Saturday, November 29, 2008


As you read this, kneel in your heart before the awesome greatness of God. Why? Because these people were not only great people but also experienced God as much as a person can in this life! St. Anthony the Great - See
St. Thomas Aquinas – See
St. Catherine of Siena – See
St. John of the Cross – See
Even though the above websites do not mirror their lives, they may give a glimpse and a foretaste of their experience of union with God!

Tuesday, November 25, 2008

The Third Teresa - A Woman for All Seasons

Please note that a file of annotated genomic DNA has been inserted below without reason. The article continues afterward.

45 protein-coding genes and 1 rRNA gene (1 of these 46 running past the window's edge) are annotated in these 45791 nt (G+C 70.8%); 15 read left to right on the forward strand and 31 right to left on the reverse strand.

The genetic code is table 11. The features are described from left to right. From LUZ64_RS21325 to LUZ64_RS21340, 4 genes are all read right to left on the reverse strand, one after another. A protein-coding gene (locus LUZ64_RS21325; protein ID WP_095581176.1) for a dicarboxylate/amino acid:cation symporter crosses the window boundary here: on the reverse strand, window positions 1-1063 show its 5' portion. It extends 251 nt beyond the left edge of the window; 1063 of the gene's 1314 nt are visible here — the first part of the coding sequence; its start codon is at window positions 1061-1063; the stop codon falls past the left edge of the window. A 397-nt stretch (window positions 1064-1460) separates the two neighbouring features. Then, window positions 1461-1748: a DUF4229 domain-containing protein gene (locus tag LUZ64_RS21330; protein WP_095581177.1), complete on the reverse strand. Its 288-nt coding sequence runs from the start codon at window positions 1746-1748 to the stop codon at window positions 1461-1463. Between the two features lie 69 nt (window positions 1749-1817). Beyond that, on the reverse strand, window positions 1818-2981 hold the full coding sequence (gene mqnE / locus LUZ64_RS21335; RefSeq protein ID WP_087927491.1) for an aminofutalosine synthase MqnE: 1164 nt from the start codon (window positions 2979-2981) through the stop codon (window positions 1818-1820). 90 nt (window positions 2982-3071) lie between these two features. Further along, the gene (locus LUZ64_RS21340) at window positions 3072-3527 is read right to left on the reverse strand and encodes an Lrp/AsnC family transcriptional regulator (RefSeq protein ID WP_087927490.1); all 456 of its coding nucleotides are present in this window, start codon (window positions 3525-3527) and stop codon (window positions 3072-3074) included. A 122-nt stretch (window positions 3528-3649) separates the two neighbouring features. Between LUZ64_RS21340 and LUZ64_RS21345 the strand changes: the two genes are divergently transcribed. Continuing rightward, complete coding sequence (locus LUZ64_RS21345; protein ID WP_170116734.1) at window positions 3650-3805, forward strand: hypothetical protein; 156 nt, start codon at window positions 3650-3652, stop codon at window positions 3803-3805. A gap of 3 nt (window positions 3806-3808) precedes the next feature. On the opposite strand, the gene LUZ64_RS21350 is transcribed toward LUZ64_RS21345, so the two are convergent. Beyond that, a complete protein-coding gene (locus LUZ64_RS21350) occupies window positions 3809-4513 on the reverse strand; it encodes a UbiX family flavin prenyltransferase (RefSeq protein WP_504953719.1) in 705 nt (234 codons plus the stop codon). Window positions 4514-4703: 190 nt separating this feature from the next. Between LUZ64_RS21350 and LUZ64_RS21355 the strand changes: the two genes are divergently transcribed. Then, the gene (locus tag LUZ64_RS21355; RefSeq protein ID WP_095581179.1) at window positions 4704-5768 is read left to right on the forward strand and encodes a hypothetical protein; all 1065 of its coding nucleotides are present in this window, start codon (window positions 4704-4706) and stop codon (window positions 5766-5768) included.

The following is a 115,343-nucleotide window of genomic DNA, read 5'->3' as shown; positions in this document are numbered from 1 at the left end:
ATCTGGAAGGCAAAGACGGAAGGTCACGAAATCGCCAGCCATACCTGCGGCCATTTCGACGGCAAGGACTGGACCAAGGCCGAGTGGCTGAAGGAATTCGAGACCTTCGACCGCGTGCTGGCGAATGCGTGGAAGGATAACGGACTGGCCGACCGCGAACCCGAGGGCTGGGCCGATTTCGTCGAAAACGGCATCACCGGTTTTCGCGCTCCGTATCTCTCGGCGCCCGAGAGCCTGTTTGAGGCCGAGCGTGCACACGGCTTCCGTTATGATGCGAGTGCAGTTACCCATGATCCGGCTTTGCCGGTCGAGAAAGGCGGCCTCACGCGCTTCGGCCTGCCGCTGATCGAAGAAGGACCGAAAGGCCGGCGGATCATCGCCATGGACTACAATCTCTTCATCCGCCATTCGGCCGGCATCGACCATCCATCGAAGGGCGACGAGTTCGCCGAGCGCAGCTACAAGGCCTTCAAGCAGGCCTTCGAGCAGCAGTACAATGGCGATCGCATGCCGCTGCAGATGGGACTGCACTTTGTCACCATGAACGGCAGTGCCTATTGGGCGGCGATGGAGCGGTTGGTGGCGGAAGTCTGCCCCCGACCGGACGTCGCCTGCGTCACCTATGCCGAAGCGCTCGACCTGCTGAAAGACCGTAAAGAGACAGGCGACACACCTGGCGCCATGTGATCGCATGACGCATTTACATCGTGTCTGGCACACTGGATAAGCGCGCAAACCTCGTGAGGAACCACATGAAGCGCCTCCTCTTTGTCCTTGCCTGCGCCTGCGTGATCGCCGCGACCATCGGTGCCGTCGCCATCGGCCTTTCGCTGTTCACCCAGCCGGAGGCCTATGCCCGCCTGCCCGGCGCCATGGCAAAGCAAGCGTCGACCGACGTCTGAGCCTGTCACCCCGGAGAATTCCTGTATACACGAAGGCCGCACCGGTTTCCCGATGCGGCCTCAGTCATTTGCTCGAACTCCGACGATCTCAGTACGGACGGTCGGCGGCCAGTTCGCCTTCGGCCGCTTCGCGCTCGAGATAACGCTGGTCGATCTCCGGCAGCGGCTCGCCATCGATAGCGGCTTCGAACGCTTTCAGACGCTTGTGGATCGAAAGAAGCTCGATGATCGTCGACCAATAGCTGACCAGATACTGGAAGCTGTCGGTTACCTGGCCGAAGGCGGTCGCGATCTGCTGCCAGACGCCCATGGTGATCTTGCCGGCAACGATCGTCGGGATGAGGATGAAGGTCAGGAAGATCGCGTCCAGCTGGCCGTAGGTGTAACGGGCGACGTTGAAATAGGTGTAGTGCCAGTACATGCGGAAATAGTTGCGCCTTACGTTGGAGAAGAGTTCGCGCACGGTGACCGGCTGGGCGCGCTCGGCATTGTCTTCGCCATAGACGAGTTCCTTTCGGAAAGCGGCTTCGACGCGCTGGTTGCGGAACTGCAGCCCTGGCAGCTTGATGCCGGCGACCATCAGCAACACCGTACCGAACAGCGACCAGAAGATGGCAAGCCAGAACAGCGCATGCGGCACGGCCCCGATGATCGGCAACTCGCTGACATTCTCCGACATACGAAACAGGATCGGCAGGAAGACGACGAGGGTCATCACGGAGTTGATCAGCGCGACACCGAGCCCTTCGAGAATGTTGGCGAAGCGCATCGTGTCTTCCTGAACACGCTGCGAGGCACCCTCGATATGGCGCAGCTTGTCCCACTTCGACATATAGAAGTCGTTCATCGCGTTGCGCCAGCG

Two great saints in the modern history of Christendom are known by the name Teresa (or Thérèse in French) - The first is Teresa of Avila, reformer of the Carmelites in the 16th century, known also as Teresa of Jesus; and the second is Thérèse of Lisieux, a Carmelite in the 19th century, known also as Thérèse of the Child Jesus. Both of them have been proclaimed teachers or "doctors" of the Church. In the 20th century, Providence sent a third Teresa. Born in 1910 in Albania, Agnes Gonxha Bojaxhiu sensed her Catholic religious vocation as early as the age of 12. At the age of 18, she joined the sisters of Loreto as a missionary in India and became known as Mother Teresa. Like the first Teresa, she was a woman of steel. She managed to use her energy and force in the service of the Lord whom she encountered in the faces of the dying in the streets of Calcutta. Like the second Teresa (or Thérèse) she radiated joy and humility. Like Thérèse, she experienced the seemingly absence of God in her prayer. But this did not deter her from following her unique vocation that she experienced as a "call within the call." On the contrary she trusted in the outpouring love of God, not only to the chosen but to every single human. Mother Teresa founded the Missionaries of Charity with the Church's approval in 1950. The mission in her own words was "to care for the hungry, the naked, the homeless, the crippled, the blind, the lepers, all those people who feel unwanted, unloved, uncared for throughout society, people that have become a burden to the society and are shunned by everyone." This was her principal teaching: the total dependence on God even when He seemed to be absent. For this, she had to beg at the beginning in the streets of Calcutta. And by helping the "poorest of the poor" as she put it, she won over thousands of destitute. In 1952, Mother Teresa, with support from the Indian government, opened the first home for the dying. It was a Hindu temple that she converted into a hospice for the poor where dying people not only received medical treatment but were also allowed to die with dignity, each according to his faith. Hindus received water from the Gange; Muslims were read the Qur'an, and Catholics were given the last rites. Many orphanages and leper houses followed in the 1960s that she expanded her missionary work to many under-developed countries. In 1979 she won the Nobel Prize for her humanitarian efforts. And soon she trodded the Globe attracting more than 4000 girls to be missionary nuns like her. I recall attending her speech some 30 years ago at the Jesuit College in Cairo. Bent because of age, she was nevertheless very active advocating for the missionaries of charity which she founded. As she was leaving the place, I happened to be at the centre of her path. She simply shook my hand, an honour that I still carry to this day. In 1983, she suffered a heart attack while visiting Pope John Paul II and another one in 1989. But her health condition did not stop her from continuing her active missionary life. By 1996, she had 500 missions in 100 countries. However her active life did not stop her from the inner prayer life. She is said to have spent 3 hours every day contemplating the Blessed Sacrament. She departed her earthly life on September 5, 1997 after suffering heart failure. In her acts of charity, Mother Teresa saw Christ in every human suffering. She thought that many Western materialistic people are poorer than India's poor and this is why they are hungry for a spiritual renewal. She equally condemned abortion and fought for the the right to life for every fetus. But her most significant teachings were her recognition of human dignity as a universal gift from God regardless of religion or race, and her warm attitude towards other religions - a teaching echoed in the 1965 Vatican II Declaration Nostra Aetate on the possibility of salvation - always through Christ - of non-Christians of good will. In Karl Rahner's famous theological opinion, they are called "anonymous Christians." In Pope John Paul the Great, her teachings were further actualized in his outgoing intefaith collaboration with world religions notably Judaism and Islam, and in his tireless defense of the poor South based on the dignity of the human person which he derives from being created in the image of God. No wonder that Mother Teresa was beatified in 2003 by Pope John Paul II, another great soul. Who knows - one day she may also be declared a doctor of the Church. Then we will have three Teresas doctors to teach us! George Farahat